Lost watersheds: Barriers, aquatic habitat connectivity, and salmon persistence in the Willamette and Lower Columbia River basins

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adult, anadromous fish, barriers, chinook, Columbia River, fish passage, Gradient, habitat, migration, mitigation, rainbow trout, salmon, spawning, steelhead, stream habitat, streams, trout, watershed

Journal or Book Title

Transactions of the American Fisheries Society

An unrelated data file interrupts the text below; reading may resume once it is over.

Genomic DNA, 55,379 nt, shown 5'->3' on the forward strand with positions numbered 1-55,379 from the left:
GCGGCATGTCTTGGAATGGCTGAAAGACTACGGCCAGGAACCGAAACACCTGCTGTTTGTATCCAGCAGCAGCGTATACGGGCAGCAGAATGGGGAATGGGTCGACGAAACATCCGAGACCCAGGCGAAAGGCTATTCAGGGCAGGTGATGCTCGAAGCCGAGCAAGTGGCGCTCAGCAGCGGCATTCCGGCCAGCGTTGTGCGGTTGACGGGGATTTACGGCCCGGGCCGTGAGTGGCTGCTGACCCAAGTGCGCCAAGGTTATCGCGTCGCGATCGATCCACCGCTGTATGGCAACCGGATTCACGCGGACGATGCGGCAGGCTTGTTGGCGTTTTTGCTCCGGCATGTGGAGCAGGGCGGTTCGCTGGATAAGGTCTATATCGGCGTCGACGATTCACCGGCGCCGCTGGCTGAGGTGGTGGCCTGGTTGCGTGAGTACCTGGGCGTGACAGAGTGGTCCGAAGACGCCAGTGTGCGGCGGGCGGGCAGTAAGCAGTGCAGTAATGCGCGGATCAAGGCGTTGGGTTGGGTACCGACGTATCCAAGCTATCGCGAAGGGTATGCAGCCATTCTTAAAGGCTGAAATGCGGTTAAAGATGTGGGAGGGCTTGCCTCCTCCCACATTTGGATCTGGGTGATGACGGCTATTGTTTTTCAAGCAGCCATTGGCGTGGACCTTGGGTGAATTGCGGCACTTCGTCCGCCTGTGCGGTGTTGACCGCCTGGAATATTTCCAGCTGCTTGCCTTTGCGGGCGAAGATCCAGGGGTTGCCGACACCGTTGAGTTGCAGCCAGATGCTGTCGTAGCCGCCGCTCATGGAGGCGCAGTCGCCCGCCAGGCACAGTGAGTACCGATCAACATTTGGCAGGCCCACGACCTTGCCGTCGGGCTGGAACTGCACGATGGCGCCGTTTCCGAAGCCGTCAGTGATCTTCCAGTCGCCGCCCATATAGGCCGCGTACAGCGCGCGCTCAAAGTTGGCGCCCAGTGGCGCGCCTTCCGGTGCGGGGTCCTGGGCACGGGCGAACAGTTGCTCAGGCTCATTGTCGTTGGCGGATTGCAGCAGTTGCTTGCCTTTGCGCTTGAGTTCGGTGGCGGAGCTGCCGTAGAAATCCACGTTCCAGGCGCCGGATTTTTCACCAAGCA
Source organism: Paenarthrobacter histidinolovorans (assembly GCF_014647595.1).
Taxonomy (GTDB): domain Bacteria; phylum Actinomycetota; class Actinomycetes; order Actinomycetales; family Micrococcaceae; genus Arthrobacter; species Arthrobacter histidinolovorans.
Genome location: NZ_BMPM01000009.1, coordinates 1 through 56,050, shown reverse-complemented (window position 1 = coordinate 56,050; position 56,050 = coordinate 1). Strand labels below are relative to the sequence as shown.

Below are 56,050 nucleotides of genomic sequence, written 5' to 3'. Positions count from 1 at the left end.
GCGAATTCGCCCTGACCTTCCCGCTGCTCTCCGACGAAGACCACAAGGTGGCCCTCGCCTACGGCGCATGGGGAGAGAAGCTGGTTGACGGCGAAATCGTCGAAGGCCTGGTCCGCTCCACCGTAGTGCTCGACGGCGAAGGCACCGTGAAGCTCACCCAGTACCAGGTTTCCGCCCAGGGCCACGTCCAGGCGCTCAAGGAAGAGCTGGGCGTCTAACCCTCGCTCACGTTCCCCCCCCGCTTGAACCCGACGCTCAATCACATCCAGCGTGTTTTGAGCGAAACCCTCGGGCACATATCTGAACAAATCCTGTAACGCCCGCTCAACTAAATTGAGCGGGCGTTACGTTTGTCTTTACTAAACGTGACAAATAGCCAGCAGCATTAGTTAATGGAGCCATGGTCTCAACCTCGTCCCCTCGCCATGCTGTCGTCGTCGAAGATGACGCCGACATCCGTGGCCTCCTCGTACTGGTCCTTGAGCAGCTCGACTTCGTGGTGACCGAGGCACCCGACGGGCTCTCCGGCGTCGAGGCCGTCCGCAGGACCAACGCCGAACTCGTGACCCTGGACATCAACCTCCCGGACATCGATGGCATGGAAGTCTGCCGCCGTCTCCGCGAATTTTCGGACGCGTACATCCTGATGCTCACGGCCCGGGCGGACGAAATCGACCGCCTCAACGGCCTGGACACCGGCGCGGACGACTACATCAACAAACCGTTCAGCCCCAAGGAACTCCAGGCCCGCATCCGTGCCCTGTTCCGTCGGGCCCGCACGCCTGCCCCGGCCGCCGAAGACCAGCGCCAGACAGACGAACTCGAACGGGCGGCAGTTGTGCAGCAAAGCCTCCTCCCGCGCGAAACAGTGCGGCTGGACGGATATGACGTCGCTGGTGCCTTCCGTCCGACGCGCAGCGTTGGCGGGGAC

Large portions of watersheds and streams are lost to anadromous fishes because of anthropogenic barriers to migration. The loss of these streams and rivers has shifted the distribution of accessible habitat, often reducing the diversity of accessible habitat and the quantity of high-quality habitat. We combined existing inventories of barriers to adult fish passage in the Willamette and Lower Columbia River basins and identified 1,491 anthropogenic barriers to fish passage blocking 14,931 km of streams. We quantified and compared the stream quality, land cover, and physical characteristics of lost versus currently accessible habitat by watershed, assessed the effect of barriers on the variability of accessible habitats, and investigated potential impacts of habitat reduction on endangered or threatened salmorrid populations. The majority of the study watersheds have lost more than 40% of total fish stream habitat. Overall, 40% of the streams with spawning gradients suitable for steelhead (anadromous rainbow trout Oncorhynchus mykiss), 60% of streams with riparian habitat in good condition, and 30% of streams draining watersheds with all coniferous land cover are no longer accessible to anadromous fish. Across watersheds, hydrologic and topographic watershed characteristics were correlated with barrier location, barrier density, and the impacts of barriers on habitat. Population-based abundance scores for spring Chinook salmon 0. tshawytscha were strongly correlated with the magnitude of habitat lost and the number of lowland fish passage barriers. The characteristics of barrier and habitat distribution presented in this paper indicate that barrier removal projects and mitigation for instream barriers should consider both the magnitude and quality of the lost habitat







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